Vascular graft employment in the surgical treatment of acute and chronic acromio-clavicular dislocation
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To show the efficiency and safety of a surgical treatment in both acute and chronic acromio-clavicular junction (ACJ) dislocations.
Department of Orthopedics and Traumatology at IRCCS San Raffaele Hospital.
This study was performed on 37 subjects classified as Rockwood grade III–V or Tossy III ACJ dislocation.
The surgical treatment was carried out by placing a vascular graft (GorePropaten®) between the tip of the coracoid process and the mid-lateral side of the clavicle with two temporary percutaneous K-wires positioned in a parallel manner in the AC ligament through the acromion and clavicle for 30 days to improve stability.
Main outcome measurements
Outcomes were assessed using the Constant Shoulder (CS) score, DASH score, subjective satisfaction, and stability of AC joint at 24 months. UCLA scores taken preoperatively and at 15-month follow-up were used to perform statistical analysis significance using a control group treated conservatively. Postoperative X-rays were examined to assess joint stability after 24 months.
Preoperative CS score was 51 ± 12 in the acute group and 55 ± 15 in the chronic group. Follow-up mean CS score was 88 ± 11 in the acute group and 82 ± 20 in the chronic group at 24 months. Preoperative DASH score was 19 ± 3 in the acute group and 14 ± 5 in the chronic group. Mean DASH score was 3.60 ± 7 in the acute group and 6.42 ± 6 in the chronic group. Preoperative UCLA scores were 14.6 ± 2 and 15 ± 7 in the acute group and chronic group, respectively. At 15-month follow-up, UCLA scores of 28.1 ± 1.9 and 27.7 ± 1 in the acute and chronic group, respectively, showed a significant improvement (p < 0.05) compared with UCLA scores taken preoperatively and at 15 months in the control group treated conservatively of 15.8 ± 0.9 and 16.2 ± 0.9, respectively. Results were good to excellent in 10 patients from the acute group and 23 patients from the chronic group who presented clinical stability of the AC joint without pain. Postoperative radiography showed anatomical repositioning of the ACJ and joint stability in 35 cases, but only two patients showed a partial re-dislocation at the 24-month X-ray follow-up. No infections, either deep or superficial, or nerve palsies were reported.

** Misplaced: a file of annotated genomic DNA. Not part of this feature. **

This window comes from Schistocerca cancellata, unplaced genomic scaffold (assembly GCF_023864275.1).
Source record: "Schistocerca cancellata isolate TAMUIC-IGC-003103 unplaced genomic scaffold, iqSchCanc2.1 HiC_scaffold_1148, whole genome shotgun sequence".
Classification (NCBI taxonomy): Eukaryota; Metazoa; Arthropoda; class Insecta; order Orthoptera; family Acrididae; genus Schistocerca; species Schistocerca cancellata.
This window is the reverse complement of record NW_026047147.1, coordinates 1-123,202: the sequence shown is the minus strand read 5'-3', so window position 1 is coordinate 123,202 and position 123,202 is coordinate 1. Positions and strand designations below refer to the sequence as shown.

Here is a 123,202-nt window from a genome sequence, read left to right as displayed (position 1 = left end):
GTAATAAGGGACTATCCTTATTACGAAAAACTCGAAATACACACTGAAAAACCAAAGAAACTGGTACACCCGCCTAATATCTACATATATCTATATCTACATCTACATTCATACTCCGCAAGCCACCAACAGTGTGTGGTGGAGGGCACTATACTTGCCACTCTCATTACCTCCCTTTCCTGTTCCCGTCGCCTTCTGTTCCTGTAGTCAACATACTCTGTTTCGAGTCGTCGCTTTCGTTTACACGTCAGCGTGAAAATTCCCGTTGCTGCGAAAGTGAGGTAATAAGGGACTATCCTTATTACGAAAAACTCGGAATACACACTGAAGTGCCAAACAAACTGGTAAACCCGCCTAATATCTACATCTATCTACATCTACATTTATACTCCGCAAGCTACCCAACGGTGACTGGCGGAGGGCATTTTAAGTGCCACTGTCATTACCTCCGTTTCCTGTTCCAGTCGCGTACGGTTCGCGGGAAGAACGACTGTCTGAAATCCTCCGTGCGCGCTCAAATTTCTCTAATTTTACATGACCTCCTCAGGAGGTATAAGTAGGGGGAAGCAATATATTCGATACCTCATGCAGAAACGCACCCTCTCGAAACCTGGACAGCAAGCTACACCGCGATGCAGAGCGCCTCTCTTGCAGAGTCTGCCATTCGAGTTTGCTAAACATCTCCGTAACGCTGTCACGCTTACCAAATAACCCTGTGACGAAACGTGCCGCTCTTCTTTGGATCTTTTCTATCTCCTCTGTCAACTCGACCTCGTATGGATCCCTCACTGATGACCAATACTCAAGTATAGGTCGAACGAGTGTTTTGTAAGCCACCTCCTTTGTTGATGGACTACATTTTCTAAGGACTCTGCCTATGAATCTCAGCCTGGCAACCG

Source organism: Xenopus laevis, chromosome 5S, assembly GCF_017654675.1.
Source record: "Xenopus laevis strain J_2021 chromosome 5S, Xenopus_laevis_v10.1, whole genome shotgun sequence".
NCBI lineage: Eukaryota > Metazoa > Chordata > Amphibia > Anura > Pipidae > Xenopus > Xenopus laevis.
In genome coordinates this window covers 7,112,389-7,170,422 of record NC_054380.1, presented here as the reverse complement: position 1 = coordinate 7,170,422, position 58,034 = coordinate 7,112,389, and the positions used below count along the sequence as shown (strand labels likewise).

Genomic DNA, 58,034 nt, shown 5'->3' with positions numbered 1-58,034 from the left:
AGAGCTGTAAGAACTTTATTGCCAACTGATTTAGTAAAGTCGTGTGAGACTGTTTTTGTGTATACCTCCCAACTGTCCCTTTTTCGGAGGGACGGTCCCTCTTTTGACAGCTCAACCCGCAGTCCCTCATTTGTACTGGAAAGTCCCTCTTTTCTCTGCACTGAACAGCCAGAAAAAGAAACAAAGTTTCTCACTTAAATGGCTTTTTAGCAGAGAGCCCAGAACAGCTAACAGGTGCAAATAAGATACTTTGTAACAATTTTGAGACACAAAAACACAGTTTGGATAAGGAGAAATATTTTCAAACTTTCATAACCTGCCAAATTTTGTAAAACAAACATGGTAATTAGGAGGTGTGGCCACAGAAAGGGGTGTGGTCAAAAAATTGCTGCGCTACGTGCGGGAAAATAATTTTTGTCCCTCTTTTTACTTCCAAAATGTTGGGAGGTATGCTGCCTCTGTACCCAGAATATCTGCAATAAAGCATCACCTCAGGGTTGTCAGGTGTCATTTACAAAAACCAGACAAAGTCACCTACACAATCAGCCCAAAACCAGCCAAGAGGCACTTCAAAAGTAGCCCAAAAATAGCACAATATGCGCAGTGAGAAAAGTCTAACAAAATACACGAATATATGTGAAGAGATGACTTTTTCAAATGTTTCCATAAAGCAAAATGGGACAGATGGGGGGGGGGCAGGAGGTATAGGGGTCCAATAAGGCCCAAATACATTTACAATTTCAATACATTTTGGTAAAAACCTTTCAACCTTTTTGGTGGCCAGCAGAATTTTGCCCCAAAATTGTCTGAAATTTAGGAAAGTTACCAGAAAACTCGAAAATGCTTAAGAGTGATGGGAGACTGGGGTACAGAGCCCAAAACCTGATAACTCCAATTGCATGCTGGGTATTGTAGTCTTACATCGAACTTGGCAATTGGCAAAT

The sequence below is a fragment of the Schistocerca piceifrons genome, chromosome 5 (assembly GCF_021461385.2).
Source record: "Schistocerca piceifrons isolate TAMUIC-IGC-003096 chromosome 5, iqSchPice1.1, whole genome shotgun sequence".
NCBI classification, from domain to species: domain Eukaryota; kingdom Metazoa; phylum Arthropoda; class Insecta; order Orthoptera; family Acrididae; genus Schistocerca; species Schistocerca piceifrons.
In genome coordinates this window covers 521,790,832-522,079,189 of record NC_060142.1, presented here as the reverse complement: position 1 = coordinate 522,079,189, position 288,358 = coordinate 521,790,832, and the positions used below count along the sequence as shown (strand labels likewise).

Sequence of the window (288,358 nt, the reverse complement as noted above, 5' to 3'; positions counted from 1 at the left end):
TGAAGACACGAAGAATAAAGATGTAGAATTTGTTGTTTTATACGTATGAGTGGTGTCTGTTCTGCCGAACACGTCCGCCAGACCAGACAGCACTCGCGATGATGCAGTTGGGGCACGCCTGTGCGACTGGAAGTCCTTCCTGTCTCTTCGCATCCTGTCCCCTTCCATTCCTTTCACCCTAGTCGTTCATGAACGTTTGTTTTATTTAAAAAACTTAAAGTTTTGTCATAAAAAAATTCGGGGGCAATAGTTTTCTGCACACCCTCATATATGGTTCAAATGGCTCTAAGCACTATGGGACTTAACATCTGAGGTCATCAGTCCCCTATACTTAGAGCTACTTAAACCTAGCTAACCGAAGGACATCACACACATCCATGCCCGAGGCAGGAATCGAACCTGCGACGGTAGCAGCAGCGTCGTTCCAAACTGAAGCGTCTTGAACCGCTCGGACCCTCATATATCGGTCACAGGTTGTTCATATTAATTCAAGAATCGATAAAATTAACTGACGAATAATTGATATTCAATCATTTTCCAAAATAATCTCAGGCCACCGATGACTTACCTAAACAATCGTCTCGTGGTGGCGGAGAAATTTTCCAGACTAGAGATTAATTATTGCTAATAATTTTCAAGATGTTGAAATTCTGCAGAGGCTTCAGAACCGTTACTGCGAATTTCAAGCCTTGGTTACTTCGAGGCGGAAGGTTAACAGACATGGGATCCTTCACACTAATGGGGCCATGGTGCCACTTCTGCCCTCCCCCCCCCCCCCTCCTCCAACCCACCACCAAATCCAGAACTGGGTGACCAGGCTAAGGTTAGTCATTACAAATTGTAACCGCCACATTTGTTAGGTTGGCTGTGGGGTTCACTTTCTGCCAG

Given the results obtained during the study and the response of the patients in both acute and chronic groups, the authors found that the employment of a vascular graft combined with temporary percutaneous K-wires is able to improve the patient’s clinical outcome following an acromio-clavicular joint dislocation.
KeywordsAcromioclavicular joint Disclocation Acute Chronic Vascular graft Acromioclavicular disclocation
Compliance with ethical standards
Conflict of interest
The authors hereby state that they have no conflict of interest in regards to this paper.
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